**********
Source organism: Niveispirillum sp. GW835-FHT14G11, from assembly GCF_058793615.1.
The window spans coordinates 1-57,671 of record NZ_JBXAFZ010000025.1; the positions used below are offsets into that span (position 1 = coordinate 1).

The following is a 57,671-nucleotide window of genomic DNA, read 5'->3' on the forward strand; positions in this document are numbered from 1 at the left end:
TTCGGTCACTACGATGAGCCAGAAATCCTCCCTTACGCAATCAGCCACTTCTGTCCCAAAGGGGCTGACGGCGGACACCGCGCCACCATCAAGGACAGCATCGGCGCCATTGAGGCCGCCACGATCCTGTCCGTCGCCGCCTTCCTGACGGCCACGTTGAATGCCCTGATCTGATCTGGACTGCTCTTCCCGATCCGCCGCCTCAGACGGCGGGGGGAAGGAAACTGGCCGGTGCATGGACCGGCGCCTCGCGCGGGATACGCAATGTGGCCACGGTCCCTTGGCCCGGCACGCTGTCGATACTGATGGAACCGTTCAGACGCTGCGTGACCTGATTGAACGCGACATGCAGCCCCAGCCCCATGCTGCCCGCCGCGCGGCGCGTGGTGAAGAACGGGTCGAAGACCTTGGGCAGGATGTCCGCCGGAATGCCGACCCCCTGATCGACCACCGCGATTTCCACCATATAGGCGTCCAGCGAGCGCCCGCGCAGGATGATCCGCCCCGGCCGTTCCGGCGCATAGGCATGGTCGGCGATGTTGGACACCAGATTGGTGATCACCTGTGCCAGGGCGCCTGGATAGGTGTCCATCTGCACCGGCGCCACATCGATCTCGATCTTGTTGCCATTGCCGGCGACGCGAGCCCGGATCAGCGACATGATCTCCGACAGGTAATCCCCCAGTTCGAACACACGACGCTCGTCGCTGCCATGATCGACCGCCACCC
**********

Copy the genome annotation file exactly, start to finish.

Source organism: Niveispirillum sp. GW835-FHT14G11, from assembly GCF_058793615.1.
The window spans coordinates 1-57,671 of record NZ_JBXAFZ010000025.1; the positions used below are offsets into that span (position 1 = coordinate 1).

The following is a 57,671-nucleotide window of genomic DNA, read 5'->3' on the forward strand; positions in this document are numbered from 1 at the left end:
TTCGGTCACTACGATGAGCCAGAAATCCTCCCTTACGCAATCAGCCACTTCTGTCCCAAAGGGGCTGACGGCGGACACCGCGCCACCATCAAGGACAGCATCGGCGCCATTGAGGCCGCCACGATCCTGTCCGTCGCCGCCTTCCTGACGGCCACGTTGAATGCCCTGATCTGATCTGGACTGCTCTTCCCGATCCGCCGCCTCAGACGGCGGGGGGAAGGAAACTGGCCGGTGCATGGACCGGCGCCTCGCGCGGGATACGCAATGTGGCCACGGTCCCTTGGCCCGGCACGCTGTCGATACTGATGGAACCGTTCAGACGCTGCGTGACCTGATTGAACGCGACATGCAGCCCCAGCCCCATGCTGCCCGCCGCGCGGCGCGTGGTGAAGAACGGGTCGAAGACCTTGGGCAGGATGTCCGCCGGAATGCCGACCCCCTGATCGACCACCGCGATTTCCACCATATAGGCGTCCAGCGAGCGCCCGCGCAGGATGATCCGCCCCGGCCGTTCCGGCGCATAGGCATGGTCGGCGATGTTGGACACCAGATTGGTGATCACCTGTGCCAGGGCGCCTGGATAGGTGTCCATCTGCACCGGCGCCACATCGATCTCGATCTTGTTGCCATTGCCGGCGACGCGAGCCCGGATCAGCGACATGATCTCCGACAGGTAATCCCCCAGTTCGAACACACGACGCTCGTCGCTGCCATGATCGACCGCCACCC